[There follows the story of the compilation and selection of the spells…]

You can certainly see even from this small selection of spells how valuable the Tree of Knowledge is! Elisha’s long journey from Italy to Galilee through the Mediterranean, his painstaking efforts to acquire hidden and ancient knowledge, were not in vain. And you, dear reader, are only one click away from all this treasure!

Disclaimer: We do not take responsibility for the endurance of these spells. Even strong magic can lose or modify its power over the centuries! Please, do not blame us if you turn into a frog. Try these spells only at your own risk…

From the British Library, “The Tree of Knowledge: magic spells from a Jewish potion book

* Jeff Lynne, ELO, “Strange Magic”

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As we contemplate casting, we might recall that it was on this date in 1984 that Dwight Gooden set the record for strikeouts in a season by a rookie– 276 (pitched, in Gooden’s case, over 218 innings). The record, which still stands, was previously held by Herb Score with 246 in 1954.

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Written by LW

September 12, 2020 at 1:01 am

“The magician and the politician have much in common: they both have to draw our attention away from what they are really doing”*…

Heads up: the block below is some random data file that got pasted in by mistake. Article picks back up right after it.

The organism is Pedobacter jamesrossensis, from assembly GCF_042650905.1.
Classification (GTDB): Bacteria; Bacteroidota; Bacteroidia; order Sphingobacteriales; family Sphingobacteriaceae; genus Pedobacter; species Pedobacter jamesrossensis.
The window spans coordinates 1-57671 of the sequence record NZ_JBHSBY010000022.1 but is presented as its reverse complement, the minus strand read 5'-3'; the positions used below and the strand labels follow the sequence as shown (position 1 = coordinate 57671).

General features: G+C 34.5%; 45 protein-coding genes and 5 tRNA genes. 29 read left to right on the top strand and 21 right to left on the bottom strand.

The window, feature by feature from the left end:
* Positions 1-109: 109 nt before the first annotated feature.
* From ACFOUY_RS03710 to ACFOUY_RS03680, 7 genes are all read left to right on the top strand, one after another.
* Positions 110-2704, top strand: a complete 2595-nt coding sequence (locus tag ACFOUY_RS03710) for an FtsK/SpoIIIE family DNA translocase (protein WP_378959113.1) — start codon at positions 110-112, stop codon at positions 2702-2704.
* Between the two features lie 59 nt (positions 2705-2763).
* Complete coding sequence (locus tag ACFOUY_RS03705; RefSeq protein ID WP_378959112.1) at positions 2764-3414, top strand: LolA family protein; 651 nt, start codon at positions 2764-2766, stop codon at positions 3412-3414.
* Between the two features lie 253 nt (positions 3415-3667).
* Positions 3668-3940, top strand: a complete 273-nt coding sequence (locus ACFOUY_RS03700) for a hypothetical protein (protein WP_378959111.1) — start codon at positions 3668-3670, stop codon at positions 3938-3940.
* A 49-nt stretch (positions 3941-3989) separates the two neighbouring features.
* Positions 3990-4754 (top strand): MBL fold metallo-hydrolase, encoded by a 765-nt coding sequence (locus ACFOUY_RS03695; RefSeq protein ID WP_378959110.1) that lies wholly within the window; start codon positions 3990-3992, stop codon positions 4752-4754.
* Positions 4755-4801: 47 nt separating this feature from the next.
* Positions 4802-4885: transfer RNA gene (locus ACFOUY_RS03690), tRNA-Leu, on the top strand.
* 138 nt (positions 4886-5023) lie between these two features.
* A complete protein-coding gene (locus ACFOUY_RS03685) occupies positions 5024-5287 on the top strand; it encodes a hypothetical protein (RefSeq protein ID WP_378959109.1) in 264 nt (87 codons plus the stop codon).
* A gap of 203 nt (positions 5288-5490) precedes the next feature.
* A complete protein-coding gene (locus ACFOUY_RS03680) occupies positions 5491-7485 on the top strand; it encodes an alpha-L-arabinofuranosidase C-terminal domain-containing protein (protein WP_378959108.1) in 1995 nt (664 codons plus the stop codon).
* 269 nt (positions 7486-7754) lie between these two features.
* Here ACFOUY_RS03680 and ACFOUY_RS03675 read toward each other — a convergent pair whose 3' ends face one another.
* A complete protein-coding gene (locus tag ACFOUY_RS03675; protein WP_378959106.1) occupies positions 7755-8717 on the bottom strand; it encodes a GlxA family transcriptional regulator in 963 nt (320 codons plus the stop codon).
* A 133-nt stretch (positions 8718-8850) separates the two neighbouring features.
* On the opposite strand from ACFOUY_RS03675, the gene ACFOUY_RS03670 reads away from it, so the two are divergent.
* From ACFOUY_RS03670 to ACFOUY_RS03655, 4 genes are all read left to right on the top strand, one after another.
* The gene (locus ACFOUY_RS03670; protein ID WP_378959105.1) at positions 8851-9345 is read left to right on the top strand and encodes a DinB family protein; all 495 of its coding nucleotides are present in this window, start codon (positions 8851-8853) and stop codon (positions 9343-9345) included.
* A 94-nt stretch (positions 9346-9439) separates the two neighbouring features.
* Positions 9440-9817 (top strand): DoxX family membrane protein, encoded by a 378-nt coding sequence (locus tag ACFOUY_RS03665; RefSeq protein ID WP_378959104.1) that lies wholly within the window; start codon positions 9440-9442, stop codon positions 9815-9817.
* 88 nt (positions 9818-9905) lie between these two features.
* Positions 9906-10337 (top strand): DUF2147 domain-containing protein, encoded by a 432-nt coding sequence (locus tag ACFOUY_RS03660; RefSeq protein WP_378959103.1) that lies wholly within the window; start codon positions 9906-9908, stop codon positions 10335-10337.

magic

Across his work as a designer and the publisher of CentreCentre books, London-based Patrick Fry is always looking for a stone unturned. This fascination with niche nuggets of cultural history has led to a unique selection of books, from a deep dive into Great British Rubbish, or forgotten postcards from South Yorkshire. His most recent venture, however, is into a subject a little more familiar – magic!

A long-time fan of traditional magic posters for their “lavish illustrations with magicians performing the impossible and their outrageous names written in fancy lettering,” surprisingly publishing a book on magic ephemera was something Patrick had never considered. This was largely due to it being “a world that has been recorded plenty” and against the criteria he would usually look for in a book, until he came across the vast magic collection of Philip David Treece.

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Found during a scroll through Twitter, Patrick came across Philip’s magic history blog, Collecting Magic, where he writes about his collection of ephemera and apparatus spanning the past 25 years. Thankfully for Patrick too, “Philip isn’t primarily concerned with the monetary value of the pieces, and as such has amassed a fascinating array that speaks more of the social history surrounding everyday working magicians.” Presented with a huge collection of gems “away from the large-scale stage magicians… it quickly became clear that the less famous and smaller-run design pieces would create a brilliant book.”…